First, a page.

Forklift injuries and statistics from 1989 -1990
The occupational injuries associated with forklifts in Victoria 1989 -1990 and fatalities between October 1987 and April 1990 were as follows:
- Hit by forklift – 101
- Fall from /by forklift – 50
- Other forklift injury – 32
- Overexertion (Fl-ass) – 41
- Manual handling – 36
- Unclear /unrelated – 52
These totalled 314 injuries over that period.
Forklift fatality analysis: jumping into the 21st century
In a more recent blog post by Adaptalift, since 2003 there had been a total of 61 forklift fatalities nationally across a wide variety of industries. Statistics from WorkSafe Australia showed that 2005-06 and 2006-07 were the worst years for forklift fatalities nationally, with 8 and 9 respectively.
Whilst Australia has had some forklift related fatalities, the fact that yearly fatalities nationally have not been higher than 9, shows that Australia has one of the leading workplace safety records in the world.
Since 2011-12, Australia has seen downward trend in forklift fatalities, as serious injury claims have decreased yearly, to the lowest number on record. The drop in serious injury claims has been mirrored in the increase of productivity due to less injuries. From a peak in 2010-11 of 6.2 weeks lost per serious injury, this level has dropped steadily to its current level of 5.4 weeks lost per injury.
The decline attributes overall to the research in this area. The forklift is now recognised as a vehicle and as such requires traffic management for separation between forklifts and pedestrians. Other improvements have been in diagnosis and treatment of injuries as well as improved safety standards, improved design features within newer forklift models and extensive safety training amongst employees.
SafeWork safety alert: preventing the increase in forklift fatalities and injuries in the workplace
In September 2021, SafeWork NSW alerted businesses using forklifts that they would be visited following the releases of astonishing figures noting daily incidents involving a forklift occurring six days a week.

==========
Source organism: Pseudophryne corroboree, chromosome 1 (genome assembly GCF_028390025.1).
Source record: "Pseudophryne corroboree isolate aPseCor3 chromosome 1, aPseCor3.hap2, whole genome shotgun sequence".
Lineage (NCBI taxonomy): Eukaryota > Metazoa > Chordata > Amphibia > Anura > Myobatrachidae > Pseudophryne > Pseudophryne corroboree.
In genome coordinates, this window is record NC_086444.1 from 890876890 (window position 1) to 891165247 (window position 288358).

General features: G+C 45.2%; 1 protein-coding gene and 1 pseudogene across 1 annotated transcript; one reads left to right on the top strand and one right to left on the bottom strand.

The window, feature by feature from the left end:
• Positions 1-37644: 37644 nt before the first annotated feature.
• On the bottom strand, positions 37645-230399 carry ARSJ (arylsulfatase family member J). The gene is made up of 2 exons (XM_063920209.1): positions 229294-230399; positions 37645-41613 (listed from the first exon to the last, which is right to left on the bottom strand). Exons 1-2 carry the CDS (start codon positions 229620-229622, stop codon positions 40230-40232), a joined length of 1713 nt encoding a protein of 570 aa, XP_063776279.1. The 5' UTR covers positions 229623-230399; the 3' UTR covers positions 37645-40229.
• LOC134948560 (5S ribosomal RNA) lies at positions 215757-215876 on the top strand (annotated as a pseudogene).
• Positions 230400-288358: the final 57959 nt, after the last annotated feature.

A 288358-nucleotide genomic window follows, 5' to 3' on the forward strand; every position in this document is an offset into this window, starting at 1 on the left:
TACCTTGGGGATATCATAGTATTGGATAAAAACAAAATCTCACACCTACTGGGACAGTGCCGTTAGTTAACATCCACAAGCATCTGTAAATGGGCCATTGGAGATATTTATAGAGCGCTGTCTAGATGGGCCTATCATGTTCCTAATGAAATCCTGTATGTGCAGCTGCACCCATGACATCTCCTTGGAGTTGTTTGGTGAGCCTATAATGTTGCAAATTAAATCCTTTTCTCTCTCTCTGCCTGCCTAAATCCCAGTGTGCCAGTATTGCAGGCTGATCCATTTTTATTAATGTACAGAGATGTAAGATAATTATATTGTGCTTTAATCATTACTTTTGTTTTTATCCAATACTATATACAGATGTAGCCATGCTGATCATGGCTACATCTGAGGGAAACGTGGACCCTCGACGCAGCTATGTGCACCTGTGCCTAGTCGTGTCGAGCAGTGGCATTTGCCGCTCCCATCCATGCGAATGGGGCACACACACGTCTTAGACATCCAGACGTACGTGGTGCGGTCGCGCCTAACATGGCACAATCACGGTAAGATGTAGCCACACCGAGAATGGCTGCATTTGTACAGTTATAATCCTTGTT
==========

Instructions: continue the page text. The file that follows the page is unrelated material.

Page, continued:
SafeWork NSW Executive Director of Compliance and Resolution, Tony Williams, said, “Over the last two years, SafeWork NSW has recorded an astonishing 598 incidents involving forklifts. Tragically five of these incidents resulted in workplace fatalities…many of these incidents include collisions between forklifts or other vehicles, rollovers, and objects falling off forklifts when loading or unloading.”
The unnecessary increase in forklift incidents has sparked a rollout of compliance officers to attend workplaces with identified incidents and check that businesses are complying with forklift safety standards and regulations and also to educate users on forklift safety. This initiative is designed to reduce the prevalence of forklift related injuries to get them back down to pre 2019 numbers.
Prevention is the key
Understand forklift usage in your workplace
While forklifts are an asset to any business, as an employer, you need to ensure that your drivers are licensed and qualified to operate your forklift safely.
From the workplace safety experts
Verge Safety Barriers work with companies across Australia to create a saver working environment.
Verge Safety Barriers are dedicated to the safety of all workplaces for Australian businesses. With years of experience and extensive knowledge around traffic management, the team at Verge specialise in the separation between vehicles and pedestrians in the workplace. Verge can assist with questions around forklift safety. Reach out to the team today on 1800 765 539 or enquire online.